Deadline: July 16, 2018
The Duke Global Health Institute and the Duke Cancer Institute will provide up to $25,000 direct costs for one year of support for each pilot research project that address issues relating to cancer prevention, diagnosis, or treatment in resource-constrained environments. Two pilot projects will be funded.
The Duke Global Health Institute (DGHI) was created in 2006 to be responsible for all global health research, education, and policy development at Duke. Based on Duke’s rich tradition of interdisciplinary work and drawing on the intellectual assets of the entire University to address global issues, the Institute seeks to reduce disparities in health in our local community and worldwide through programs and activities in global health education, research, service, and policy.
One of DGHI’s key strategies is to promote interdisciplinary work in global health, including the use of enabling technologies for educational and research purposes. The Duke Cancer Institute (DCI) has partnered recently with the DGHI to create Duke Global Cancer (DGC). The DCI is one of only 41 centers in the country designated by the National Cancer Institute as a “comprehensive cancer center,” combining cutting-edge research with compassionate clinical care. The overall aim of the DCI is to grow its involvement in cancer research and education in low- and middle-income countries (LMIC), particularly in Africa. As part of this aim, DGC will actively engage researchers in global cancer from across the University and Medical Center on such issues as disease pathogenesis, mHealth, palliative care, and prevention, and health promotion.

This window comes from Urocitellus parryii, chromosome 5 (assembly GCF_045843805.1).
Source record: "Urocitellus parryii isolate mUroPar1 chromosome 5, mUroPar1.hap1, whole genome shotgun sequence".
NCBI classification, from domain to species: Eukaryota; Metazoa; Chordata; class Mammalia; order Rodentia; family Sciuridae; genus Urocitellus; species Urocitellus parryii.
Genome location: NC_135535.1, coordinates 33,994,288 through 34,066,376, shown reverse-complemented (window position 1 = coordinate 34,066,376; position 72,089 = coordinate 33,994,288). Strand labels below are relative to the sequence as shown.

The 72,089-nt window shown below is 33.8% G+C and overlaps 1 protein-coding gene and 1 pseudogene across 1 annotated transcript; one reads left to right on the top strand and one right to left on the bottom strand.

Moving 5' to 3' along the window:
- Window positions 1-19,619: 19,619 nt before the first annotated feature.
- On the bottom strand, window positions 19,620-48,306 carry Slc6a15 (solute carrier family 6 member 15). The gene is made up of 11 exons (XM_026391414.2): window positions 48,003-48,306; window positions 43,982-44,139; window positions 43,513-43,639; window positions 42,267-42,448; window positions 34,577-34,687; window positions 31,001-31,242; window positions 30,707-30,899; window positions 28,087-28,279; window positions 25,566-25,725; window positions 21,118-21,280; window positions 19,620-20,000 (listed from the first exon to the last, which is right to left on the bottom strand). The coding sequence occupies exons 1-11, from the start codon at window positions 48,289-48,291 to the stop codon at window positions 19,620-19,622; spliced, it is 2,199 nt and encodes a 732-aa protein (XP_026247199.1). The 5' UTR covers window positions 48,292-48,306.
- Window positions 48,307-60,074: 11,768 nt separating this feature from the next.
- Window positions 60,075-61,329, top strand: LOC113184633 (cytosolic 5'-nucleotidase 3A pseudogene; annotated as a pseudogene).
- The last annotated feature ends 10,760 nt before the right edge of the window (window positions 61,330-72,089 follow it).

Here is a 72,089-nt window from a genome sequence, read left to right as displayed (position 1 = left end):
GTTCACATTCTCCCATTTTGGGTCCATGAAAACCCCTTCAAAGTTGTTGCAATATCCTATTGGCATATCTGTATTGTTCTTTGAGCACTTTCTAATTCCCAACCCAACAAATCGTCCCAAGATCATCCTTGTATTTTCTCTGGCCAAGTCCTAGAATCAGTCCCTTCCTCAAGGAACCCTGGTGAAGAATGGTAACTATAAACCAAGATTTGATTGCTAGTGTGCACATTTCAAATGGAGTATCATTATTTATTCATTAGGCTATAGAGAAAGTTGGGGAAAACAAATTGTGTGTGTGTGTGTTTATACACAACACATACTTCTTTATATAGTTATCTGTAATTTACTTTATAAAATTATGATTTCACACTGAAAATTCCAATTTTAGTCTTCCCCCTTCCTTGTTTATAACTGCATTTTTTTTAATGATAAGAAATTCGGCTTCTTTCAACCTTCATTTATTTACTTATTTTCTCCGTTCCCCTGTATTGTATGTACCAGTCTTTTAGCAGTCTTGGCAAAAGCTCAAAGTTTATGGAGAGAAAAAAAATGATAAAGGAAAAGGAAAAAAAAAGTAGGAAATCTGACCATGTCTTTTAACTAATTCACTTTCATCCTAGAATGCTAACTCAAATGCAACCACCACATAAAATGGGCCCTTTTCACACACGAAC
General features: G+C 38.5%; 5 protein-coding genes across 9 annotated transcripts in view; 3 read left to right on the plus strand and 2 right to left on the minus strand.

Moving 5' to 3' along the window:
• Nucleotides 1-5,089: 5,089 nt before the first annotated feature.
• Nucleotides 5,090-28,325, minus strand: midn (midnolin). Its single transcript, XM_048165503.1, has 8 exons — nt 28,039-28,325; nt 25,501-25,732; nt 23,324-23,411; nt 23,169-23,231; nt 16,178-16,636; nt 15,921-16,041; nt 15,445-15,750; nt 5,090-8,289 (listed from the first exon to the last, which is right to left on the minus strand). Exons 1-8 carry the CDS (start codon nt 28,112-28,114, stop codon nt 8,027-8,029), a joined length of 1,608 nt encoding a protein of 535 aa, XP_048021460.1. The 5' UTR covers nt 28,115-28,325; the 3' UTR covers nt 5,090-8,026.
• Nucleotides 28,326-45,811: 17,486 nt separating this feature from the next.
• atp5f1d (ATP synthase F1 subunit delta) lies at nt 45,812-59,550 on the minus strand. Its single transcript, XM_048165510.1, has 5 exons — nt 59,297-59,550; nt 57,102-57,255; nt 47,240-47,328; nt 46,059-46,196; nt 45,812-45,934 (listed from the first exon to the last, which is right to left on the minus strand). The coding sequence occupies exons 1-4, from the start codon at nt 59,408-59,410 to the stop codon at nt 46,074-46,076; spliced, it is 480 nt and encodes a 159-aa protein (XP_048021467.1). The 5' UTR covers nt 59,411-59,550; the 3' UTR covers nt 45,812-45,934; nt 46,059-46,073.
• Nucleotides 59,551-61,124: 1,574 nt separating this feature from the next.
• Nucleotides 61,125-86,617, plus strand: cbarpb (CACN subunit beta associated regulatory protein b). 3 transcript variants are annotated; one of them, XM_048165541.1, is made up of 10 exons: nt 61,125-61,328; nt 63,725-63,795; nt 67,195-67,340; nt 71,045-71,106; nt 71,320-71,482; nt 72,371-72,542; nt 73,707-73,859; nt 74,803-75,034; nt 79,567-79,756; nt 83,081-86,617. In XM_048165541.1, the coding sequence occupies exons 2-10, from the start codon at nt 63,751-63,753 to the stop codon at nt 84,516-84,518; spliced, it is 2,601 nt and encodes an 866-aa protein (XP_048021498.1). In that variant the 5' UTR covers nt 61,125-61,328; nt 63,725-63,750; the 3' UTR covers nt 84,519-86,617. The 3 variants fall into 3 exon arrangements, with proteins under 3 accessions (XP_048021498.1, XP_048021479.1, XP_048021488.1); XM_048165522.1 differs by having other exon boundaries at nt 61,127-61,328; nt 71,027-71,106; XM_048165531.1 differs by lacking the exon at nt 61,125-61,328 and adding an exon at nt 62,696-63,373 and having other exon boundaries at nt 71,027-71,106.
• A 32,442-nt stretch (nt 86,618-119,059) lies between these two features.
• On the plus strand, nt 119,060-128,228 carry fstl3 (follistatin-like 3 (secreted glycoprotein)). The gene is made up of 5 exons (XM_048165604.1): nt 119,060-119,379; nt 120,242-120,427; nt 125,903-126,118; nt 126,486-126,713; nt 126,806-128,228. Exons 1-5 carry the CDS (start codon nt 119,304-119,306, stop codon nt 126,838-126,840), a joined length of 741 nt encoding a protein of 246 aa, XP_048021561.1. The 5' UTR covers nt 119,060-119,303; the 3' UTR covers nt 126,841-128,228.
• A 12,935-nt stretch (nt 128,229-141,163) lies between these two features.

According to the World Health Organization, cancer accounted for 8.2 million deaths in 2012. Based on current projections, annual cancer cases will go from 14 million in 2012 to 22 million by 2032. About 70% of all cancer deaths occur in LMIC. At Duke, there is growing interest in global cancer across diverse disciplines. In partnership with the DCI, DGHI is working to strengthen and expand research activities in global cancer.
Description of the DGHI/DCI Cancer Pilot Project Program
The Duke Global Health Institute and the Duke Cancer Institute will provide up to $25,000 direct costs for one year of support for each pilot research project that address issues relating to cancer prevention, diagnosis, or treatment in resource-constrained environments. Two pilot projects will be funded. Specific emphasis will be given to interdisciplinary research between DGHI and DCI faculty with the larger goal of enabling investigators to leverage preliminary findings and data to obtain external funding and develop collaborations in LMIC. New investigators and/or new collaborations and projects in global health research are encouraged to apply and will be given special consideration.
Applicants must have a Ph.D., M.D., or equivalent degree and otherwise meet standard NIH requirements for a R01 application and hold a Duke faculty appointment. Postdoctoral fellows may apply under the direction of a senior faculty mentor.